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Co-Parenting and Coronavirus: What You Need to Know

Co-Parenting and Coronavi…

Parenting in two different households is challenging  under the best of circumstances. But when a pandemic is sweeping the globe, and people are being urged to stay home, social distance, and shelter in place, the challenges increase.

What does it mean to “stay at home” when a child has two homes? What if one parent has a job as an essential worker that exposes him or her to possible coronavirus (COVID-19) infection? How do you manage parenting time when parents live far apart, and traveling with your child risks exposing them, or you, to infection with COVID-19?

What if you and your co-parent have radically different views on what action is needed to keep your child or household safe? What do you do when one or both parents is out of work, or struggling to work from home and still care for a child? What happens if a parent with primary residential responsibility deems parenting time is too dangerous, and refuses to allow the other parent scheduled visitation?

Concern about physical health and financial well-being means tensions are even higher than they are under normal circumstances. That means discussions about residential responsibility and parenting time are likely to be fraught with emotion, and you and your co-parent may struggle to reach resolution.

What is in the Best Interests of the Child?

Custody and parenting time decisions are made based on “the best interests of the child.” Once a custody order is in place, there are additional requirements for changing that order.

This reality comes up against another new reality: we are living in uncertain, unprecedented times, in which small decisions can have life-changing consequences. Parents may feel torn between following their custody and parenting time order, and potentially putting their child at risk for contracting COVID-19, or keeping their child safe at home, and risking sanctions for violating the custody and parenting time order. 

In an ideal world, co-parents would be able to reach an agreement about how to handle parenting time during this crisis. If at all possible, simply talking with each other is the best place to start. Discuss your concerns.  Explain them. Share information.  For example, where has each parent been in the last two weeks? Has there been any out of state travel? Who has each of the parents come into contact with?

There may be an answer that will meet the needs of your child as well as both parents. For example, it might make sense to have less-frequent switches between residences, with your child spending a longer period with each of you, and having regular contact with the other parent by FaceTime or Skype. It could mean some type of “compensatory” parenting time later on where the parenting time that is missed now is made up at a later date. 

If you and your co-parent are able to reach agreement for a temporary change in how you handle parenting time, that’s great. Be sure to discuss it with your family law attorney to make sure there are no unintended consequences, and to have the agreement put in writing.

If you are unable to reach agreement with your co-parent about how your child will spend time with you both during quarantine or shelter-in-place orders, things get more complicated. Here’s one thing you shouldn’t do unless you are prepared to face possible sanctions by the Court, including and up to a modification of residential responsibility: make a one-sided decision to change parenting time.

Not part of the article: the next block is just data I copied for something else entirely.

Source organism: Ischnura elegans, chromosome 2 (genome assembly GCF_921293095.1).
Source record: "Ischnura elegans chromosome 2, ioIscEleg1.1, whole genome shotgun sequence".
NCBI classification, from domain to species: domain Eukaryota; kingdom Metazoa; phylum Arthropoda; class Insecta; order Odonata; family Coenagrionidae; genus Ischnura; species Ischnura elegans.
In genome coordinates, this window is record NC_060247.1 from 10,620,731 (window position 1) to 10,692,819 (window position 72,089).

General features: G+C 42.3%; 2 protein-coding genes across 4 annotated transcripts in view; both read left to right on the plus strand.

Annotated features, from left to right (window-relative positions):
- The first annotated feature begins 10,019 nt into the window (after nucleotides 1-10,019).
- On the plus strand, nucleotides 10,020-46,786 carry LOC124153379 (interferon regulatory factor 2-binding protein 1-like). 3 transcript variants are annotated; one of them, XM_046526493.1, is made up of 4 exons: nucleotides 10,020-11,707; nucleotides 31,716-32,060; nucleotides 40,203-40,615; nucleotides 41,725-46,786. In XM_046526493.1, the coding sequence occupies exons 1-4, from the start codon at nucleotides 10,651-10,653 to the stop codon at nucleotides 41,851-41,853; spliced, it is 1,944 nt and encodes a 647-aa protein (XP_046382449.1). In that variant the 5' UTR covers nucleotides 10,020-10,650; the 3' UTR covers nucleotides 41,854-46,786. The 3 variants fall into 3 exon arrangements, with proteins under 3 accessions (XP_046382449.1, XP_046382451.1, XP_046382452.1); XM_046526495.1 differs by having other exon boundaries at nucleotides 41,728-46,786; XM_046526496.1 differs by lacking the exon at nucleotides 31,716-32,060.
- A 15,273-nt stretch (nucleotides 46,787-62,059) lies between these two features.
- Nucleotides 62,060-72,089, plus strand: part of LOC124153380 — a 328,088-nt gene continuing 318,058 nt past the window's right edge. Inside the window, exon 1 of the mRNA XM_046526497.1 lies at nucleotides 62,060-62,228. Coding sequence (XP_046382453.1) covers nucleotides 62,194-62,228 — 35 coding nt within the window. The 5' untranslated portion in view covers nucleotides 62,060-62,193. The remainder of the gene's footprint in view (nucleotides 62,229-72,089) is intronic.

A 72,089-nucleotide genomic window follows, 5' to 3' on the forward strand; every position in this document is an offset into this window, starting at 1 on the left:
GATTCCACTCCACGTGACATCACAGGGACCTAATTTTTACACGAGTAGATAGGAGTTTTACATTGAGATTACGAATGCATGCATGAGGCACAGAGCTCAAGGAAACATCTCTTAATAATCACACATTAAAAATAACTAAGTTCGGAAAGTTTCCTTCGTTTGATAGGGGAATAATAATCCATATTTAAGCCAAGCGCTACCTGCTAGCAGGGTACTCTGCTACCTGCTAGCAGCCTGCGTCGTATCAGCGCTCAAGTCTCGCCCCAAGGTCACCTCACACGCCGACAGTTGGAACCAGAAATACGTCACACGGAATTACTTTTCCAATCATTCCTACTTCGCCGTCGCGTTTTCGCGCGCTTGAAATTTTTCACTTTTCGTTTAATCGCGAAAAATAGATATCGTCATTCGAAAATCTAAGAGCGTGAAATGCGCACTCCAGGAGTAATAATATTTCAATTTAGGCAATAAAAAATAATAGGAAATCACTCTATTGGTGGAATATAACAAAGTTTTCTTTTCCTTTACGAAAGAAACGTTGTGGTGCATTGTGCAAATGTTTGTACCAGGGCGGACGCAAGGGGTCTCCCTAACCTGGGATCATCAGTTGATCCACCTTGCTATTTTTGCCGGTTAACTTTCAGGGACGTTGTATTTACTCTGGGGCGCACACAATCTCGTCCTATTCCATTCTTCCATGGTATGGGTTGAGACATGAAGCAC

If you genuinely believe that your child is at risk if parenting time continues as scheduled, contact your family law attorney to discuss options for seeking a temporary ex parte modification of parenting time.

The North Dakota courts are currently under some of the same restrictions and are not currently holding in-person hearings except for in limited types of cases.  Cases, trials, hearings ,and scheduled dates for all types of cases are being delayed until June and July 2020.  While you may be able to request expedited consideration of a motion or request that it be heard on an ex parte (emergency) basis,  a formal, long term modification of custody or parenting time will face unavoidable delays due to hearing requirements.

There is also a third option for parents: expedited mediation.

Expedited Parenting Time Mediation in North Dakota

If you have a Judgment in place in North Dakota with an established parenting time plan and schedule, or an interim order regarding parenting time, you are eligible for the expedited parenting time mediation program. Established to address the kinds of concerns discussed above, the program provides two hours of telephone mediation to resolve parenting time disputes.

There is no cost for the expedited parenting time mediation, and if you wish, your attorneys can be on the call as well.  You must file a request to participate, and, obviously, your co-parent must be willing to participate too. Once your request is filed, the administrator of the program will assign a mediator. You will be given a number of possible mediation dates and times from which to select.

With the help of the neutral mediator, you and your co-parent may  be able to more quickly, efficiently, and cost effectively reach an agreement about parenting time during the coronavirus crisis. Keep in mind that the mediator is not a judge and cannot order you to do anything, but he or she may help you identify mutually acceptable options you might not have thought of on your own. If you come to a resolution, the mediator will create a written summary of your agreement for you both to sign.

If you have questions about co-parenting, custody, parenting time, or other family-law related matters during the time of coronavirus, we invite you to contact our law office to schedule a remote consultation.

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